Hymns like “Joyful, Joyful We Adore Thee,” and “We Praise Thee, O God, Our Redeemer, Creator” help us express our heartfelt praise to God. Sadly, many of these hymns are being discarded by the modern church and that’s at least partly to blame for the lack of biblical knowledge so prevalent today. I must say that I’m grateful for the renewed interest among some of our younger people to write new hymns with solid biblical lyrics and harmonies.

And then, Paul mentions spiritual songs. This is a general description of all godly songs. We have gospel songs like “It’s Not an Easy Road,” that speak of the trials and difficulties of our lives. There are others that offer us hope, like “By and By When the Morning Comes.” These and many more have their place in our worship services, our homes, and our personal times of fellowship with the Lord. They can all be helpful in teaching and admonishing us and each other in the Lord.

Next, Paul gives us some important guidance on the source of our singing and how we should use music. He writes “…singing with grace in your hearts to the Lord.” How do we do that? I’m told by Greek scholars that the definite article is present in this phrase. So, we should read it like this; “…singing with THE grace in your hearts to the Lord.” The motivation for our singing is the grace of God, His unmerited favor that has provided our salvation and rescued us from destruction. I can sing because I am redeemed! That fact alone should fill our hearts and our voices with songs of praise, not to mention all the physical benefits He provides for us every day.

Then, look where this use of music begins – it begins in the heart. Anyone can sing a song, we know that. But if the singing isn’t an expression of what is in the heart, it’s only a performance.

I have good memories from my childhood of hearing my mom sing as she went about her daily work. Like every other wife and mother, she experienced difficulty personally and in the family. When money was tight, which it often was, she had to be creative in running the household. But she usually had a song in her heart and on her lips.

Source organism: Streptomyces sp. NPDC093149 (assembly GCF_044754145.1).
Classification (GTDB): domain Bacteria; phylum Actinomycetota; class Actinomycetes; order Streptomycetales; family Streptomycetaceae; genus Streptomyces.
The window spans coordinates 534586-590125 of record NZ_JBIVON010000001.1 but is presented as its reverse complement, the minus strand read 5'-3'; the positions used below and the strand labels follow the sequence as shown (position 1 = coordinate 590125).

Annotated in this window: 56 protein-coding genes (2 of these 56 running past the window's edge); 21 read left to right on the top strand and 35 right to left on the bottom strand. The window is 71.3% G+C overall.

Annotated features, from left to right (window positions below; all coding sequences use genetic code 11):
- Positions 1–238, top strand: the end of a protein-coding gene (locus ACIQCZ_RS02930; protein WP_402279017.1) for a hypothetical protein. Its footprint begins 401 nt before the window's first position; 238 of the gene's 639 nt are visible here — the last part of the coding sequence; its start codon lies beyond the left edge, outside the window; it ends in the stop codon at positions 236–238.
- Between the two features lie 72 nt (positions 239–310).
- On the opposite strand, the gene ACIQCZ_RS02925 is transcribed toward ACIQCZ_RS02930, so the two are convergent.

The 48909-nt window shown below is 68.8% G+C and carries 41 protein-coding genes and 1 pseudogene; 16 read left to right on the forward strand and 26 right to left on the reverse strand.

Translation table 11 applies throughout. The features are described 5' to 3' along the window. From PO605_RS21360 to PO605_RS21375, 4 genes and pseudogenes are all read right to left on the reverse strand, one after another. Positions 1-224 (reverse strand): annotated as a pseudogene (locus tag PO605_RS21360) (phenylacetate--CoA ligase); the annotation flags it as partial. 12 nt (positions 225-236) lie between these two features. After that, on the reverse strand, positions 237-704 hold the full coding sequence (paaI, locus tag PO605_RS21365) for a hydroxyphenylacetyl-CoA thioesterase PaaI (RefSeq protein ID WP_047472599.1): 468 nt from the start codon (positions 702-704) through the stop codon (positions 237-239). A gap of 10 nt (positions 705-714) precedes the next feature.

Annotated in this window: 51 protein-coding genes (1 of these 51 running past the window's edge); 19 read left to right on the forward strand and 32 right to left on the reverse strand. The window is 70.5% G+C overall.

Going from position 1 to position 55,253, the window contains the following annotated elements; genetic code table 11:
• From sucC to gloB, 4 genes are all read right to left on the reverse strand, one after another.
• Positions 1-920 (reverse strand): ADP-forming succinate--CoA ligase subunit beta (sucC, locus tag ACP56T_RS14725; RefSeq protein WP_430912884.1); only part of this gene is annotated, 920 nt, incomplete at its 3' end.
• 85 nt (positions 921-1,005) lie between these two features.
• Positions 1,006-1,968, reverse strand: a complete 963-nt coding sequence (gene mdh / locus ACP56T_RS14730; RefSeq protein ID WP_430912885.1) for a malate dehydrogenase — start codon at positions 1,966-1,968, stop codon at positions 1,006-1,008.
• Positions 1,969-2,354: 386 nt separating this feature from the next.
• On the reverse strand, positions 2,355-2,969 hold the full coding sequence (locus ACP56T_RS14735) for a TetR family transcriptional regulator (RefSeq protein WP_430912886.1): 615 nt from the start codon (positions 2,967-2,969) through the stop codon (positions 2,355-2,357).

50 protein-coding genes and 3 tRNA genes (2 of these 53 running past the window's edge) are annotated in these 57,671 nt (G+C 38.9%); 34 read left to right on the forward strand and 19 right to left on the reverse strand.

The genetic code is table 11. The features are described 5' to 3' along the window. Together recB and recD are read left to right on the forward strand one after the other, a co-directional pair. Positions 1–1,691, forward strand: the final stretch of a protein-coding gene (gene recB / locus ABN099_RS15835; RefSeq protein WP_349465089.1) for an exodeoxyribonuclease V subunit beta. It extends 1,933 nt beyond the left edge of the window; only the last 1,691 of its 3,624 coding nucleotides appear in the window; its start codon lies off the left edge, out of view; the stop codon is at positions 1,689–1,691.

Growing up on a small dairy farm I can still hear my dad singing in the milk house. Since that environment was mostly concrete and steel, he didn’t need an amplifier! He was born with such poor vision that he was classified as legally blind. Life was hard, yet he persevered in providing for and raising our family of 5 siblings. And through it all, he never lost his song. In his final months of life, when his mental faculties deserted him, the songs he had loved and sang for all those years were still present in his memory. That reality still blesses me today!   

Secular musicians and entertainers of the past would often record a “gospel album.” Some of them were pleasant to listen to but knowing that the singer didn’t truly embrace what he or she was singing was disappointing, to say the least. In the past, I’ve observed people singing things like Handel’s Messiah in professional choirs. I think you can sometimes tell the ones who really sing from their heart because they know Christ personally.   

Is the Word of Christ dwelling in you? Is it educating you in the things of the Lord? Are you expressing what you learn from Him in a life of obedience? Are you encouraging your brothers and sisters in the Lord with the overflow of that Word from your life? Are you rejoicing in the unmerited favor of God through the medium of music? I hope and pray you can answer all those questions with a resounding, yes! And that leads us to the final imperative.    

Let the Name of Christ Motivate

“Let everything you do, whether in word or deed, be done in the name of the Lord Jesus.” In other words, let the name of Christ motivate all you do.

            In the minds of some commentators, Paul is leaving the subject of worship and passing on to daily life. But I disagree. As I see it, Paul is simply continuing to show us what living life to the fullest looks like. Too often we make worship an event that happens on certain days or fits in certain time limits, rather than a lifestyle. That’s a mistake.